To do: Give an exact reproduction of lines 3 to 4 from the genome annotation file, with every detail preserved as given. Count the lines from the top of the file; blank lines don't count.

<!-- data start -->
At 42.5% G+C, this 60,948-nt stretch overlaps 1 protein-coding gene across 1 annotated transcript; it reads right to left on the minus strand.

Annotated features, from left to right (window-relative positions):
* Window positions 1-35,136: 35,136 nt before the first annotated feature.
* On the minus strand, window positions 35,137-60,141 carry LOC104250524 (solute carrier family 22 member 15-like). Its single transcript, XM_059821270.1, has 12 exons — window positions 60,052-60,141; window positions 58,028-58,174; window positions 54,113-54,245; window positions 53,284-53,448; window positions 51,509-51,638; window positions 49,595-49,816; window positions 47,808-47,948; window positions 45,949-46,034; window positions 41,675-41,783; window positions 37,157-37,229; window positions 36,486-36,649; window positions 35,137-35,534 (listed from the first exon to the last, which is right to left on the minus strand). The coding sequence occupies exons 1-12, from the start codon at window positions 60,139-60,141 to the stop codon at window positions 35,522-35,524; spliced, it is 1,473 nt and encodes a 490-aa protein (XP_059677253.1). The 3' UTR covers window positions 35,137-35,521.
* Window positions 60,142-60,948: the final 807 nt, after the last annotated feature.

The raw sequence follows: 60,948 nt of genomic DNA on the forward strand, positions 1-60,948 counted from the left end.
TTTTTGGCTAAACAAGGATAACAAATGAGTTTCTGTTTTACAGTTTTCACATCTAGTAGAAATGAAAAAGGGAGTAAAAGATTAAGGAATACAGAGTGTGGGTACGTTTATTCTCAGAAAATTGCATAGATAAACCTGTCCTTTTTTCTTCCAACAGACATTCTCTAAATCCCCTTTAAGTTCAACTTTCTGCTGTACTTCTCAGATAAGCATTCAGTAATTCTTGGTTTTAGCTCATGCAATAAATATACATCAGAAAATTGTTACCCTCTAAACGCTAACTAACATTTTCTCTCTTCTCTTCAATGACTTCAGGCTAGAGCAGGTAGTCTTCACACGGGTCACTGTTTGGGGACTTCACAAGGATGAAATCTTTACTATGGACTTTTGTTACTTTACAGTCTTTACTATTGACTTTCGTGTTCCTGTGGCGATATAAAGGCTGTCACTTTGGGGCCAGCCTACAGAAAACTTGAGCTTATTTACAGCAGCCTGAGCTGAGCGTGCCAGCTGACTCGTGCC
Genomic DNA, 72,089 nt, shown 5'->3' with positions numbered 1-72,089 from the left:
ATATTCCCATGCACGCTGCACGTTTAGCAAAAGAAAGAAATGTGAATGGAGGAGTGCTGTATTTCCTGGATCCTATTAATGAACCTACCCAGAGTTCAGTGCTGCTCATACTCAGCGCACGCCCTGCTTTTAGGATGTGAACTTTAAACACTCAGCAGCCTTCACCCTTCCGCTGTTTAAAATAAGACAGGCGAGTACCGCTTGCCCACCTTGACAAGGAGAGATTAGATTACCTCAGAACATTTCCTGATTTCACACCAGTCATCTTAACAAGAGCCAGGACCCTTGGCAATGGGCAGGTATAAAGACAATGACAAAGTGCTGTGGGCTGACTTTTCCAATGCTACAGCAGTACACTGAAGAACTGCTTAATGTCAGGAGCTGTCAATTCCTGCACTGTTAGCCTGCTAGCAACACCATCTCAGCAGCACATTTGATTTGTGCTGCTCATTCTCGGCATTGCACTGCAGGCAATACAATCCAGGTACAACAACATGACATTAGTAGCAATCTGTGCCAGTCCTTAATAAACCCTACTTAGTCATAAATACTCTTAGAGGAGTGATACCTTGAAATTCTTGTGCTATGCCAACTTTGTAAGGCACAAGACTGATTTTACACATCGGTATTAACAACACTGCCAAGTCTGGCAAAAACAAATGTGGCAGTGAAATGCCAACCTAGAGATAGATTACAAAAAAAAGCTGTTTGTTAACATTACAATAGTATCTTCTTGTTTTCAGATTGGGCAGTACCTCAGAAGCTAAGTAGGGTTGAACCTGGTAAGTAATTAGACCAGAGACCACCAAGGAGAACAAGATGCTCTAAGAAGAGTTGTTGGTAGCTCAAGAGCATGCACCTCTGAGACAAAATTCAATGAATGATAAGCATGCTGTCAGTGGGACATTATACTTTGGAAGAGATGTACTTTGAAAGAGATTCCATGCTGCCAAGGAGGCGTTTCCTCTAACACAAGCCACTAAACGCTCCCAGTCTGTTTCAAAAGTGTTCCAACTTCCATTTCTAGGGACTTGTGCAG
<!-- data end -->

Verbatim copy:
* Window positions 1-35,136: 35,136 nt before the first annotated feature.
* On the minus strand, window positions 35,137-60,141 carry LOC104250524 (solute carrier family 22 member 15-like). Its single transcript, XM_059821270.1, has 12 exons — window positions 60,052-60,141; window positions 58,028-58,174; window positions 54,113-54,245; window positions 53,284-53,448; window positions 51,509-51,638; window positions 49,595-49,816; window positions 47,808-47,948; window positions 45,949-46,034; window positions 41,675-41,783; window positions 37,157-37,229; window positions 36,486-36,649; window positions 35,137-35,534 (listed from the first exon to the last, which is right to left on the minus strand). The coding sequence occupies exons 1-12, from the start codon at window positions 60,139-60,141 to the stop codon at window positions 35,522-35,524; spliced, it is 1,473 nt and encodes a 490-aa protein (XP_059677253.1). The 3' UTR covers window positions 35,137-35,521.